The relative degree of crystallinity ([X.sub.T]) as a function of the crystallization temperature T during nonisothermal cooling has been defined by Eq. 1 [24].

[MATHEMATICAL EXPRESSION NOT REPRODUCIBLE IN ASCII] (1)

where [T.sub.o] and [T.sub.[infinity]] represent the onset and completion temperature of the crystallization, respectively. The numerator represents crystallization up to temperature T while denominator corresponds to total crystallization. The crystallization time t can be estimated easily by incorporating the cooling rate using the equation,

t = ([T.sub.0]-T)/[PSI] (2)

where, T stands for the temperature of crystallization at time t and [PSI] is the cooling rate.

Figure 3a-d illustrates the development of the crystallinity as a function of temperature for virgin sample PU and nanocomposites at different cooling rates. It can be noted that all these curves have the same type of the sigmoidal shape showing the lag effect of cooling rate on the crystallization. The formation of a platue in the upper part of all these curves is due to spherulite impingement and attainment of a saturation stage by progressive crystallization process.

The horizontal temperature axes in Fig. 3a-d have been converted into time domain using the Eq. 2 and resulting graphs are presented in the Fig. 4a-d. It can be inferred from the Fig. 4a-d that higher cooling rates need shorter time to reach saturation of crystallization indicating that the increase in crystallization rate is governed by an increase in the nucleating rate rather than crystal growth rate [25]. It is also evident that for a particular cooling rate, the time required to complete the crystallization is more for the nanocomposite samples than neat sample indicating slow rate of crystallization of the SPU in presence of MWCNTs. In fact, MWCNTs act as physical hindrance to the crystallization due to adsorption of the SPU chains on the MWCNTs surfaces resulting in increase of viscosity and consequently decreasing transport of the polymer chain segments to crystal growth front. Such type of adsorption due to derealization and hybridization of [PI] electrons between CNT and polymers containing aromatic rings (incidentally, SPU contains aromatic rings) has already been reported [26], In addition to above, nanofiller would reduce the diffusion rate by acting as physical barrier. Therefore, it can be stated that MWCNTs simultaneously play two inconsistent roles. In one hand, it acts as heterogeneous nucleating agent facilitating crystallization while, however, as a physical hindrance withholding the growth rate [27]. Modified Avrami analysis has, therefore, been applied to understand the dual roles of the MWCNTs on SPU crystallization.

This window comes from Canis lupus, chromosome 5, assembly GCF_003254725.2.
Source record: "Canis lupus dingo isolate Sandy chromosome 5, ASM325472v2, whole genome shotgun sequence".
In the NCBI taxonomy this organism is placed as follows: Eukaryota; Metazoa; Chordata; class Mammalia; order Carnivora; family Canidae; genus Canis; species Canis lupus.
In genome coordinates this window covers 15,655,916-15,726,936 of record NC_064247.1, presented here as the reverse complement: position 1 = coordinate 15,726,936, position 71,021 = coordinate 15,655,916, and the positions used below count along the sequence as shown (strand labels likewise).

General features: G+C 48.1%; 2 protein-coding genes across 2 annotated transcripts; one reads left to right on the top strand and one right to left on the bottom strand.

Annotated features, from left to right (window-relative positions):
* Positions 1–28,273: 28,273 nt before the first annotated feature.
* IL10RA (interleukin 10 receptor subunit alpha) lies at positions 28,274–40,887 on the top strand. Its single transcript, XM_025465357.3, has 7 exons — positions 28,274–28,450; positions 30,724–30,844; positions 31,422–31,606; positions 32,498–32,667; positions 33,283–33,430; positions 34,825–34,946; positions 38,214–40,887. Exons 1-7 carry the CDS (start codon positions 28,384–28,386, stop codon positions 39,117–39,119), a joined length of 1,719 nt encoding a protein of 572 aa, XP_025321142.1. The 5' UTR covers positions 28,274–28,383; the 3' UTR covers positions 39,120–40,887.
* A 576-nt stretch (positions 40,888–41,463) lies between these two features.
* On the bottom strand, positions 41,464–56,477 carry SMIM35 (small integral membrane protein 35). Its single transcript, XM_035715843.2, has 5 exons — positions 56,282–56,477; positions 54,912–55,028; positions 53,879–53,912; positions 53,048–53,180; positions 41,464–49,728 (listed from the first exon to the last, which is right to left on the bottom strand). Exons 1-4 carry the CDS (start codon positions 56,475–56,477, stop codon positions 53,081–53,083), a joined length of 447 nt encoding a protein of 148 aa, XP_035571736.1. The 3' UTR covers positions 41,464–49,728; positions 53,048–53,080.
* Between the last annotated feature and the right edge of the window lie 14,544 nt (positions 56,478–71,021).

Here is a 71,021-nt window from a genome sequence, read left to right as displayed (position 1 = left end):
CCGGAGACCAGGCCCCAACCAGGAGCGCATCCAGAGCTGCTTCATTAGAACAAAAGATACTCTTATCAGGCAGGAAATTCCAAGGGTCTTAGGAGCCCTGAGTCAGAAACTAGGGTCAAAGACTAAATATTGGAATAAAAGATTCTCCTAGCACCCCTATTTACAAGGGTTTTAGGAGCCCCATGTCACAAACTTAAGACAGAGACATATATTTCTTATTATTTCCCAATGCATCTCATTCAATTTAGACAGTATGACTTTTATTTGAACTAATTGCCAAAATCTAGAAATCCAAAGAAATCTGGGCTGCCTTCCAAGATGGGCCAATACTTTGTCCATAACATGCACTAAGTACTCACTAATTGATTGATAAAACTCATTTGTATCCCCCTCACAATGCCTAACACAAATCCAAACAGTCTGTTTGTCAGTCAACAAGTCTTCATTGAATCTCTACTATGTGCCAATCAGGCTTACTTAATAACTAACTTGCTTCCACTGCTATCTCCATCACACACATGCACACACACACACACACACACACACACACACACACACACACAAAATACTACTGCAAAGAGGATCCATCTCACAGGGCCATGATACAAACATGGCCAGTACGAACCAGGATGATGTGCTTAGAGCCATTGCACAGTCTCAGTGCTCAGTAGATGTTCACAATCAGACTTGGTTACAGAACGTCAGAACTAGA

Modified Avrami Analysis. The basic Avrami equation is written as,

1-[X.sub.t] = exp(-[Z.sub.t] [t.sup.n]) (3)

where [X.sub.t] is the relative degree of crystallinity at a particular time t, exponent n is a constant called Avrami exponent and depends on growing mechanism and growth geometry and [Z.sub.t] is a rate constant involving growth rate. This equation was originally used to describe the crystallization behavior under isothermal situation. However, Eq. 3 can also effectively be applied to describe the initial stage of crystallization under nonisothermal conditions [25].

The double logarithm of the Eq. 3 yields,

ln(-ln(1 - [X.sub.t])) = n ln t + ln [Z.sub.t] (4)

Two adjustable parameters n and [Z.sub.t] can be estimated from the slope and intercept of the curve of ln(-ln(1 -[X.sub.t])) versus In t for each cooling rate by fitting a line to the experimental data. Since, in nonisothermal crystallization process temperature changes constantly affecting temperature dependent rates of both nuclei formation and the spherulite growth, therefore, n and [Z.sub.t] do not have the same physical significance as applicable to isothermal crystallization. Due to cooling rate dependence of nonisothermal crystallization process, the parameter [Z.sub.t] has been corrected to evaluate the corresponding rate constant at unit cooling rate ([Z.sub.c]) as follows,

ln [Z.sub.c] = In [Z.sub.t]/[phi] (5)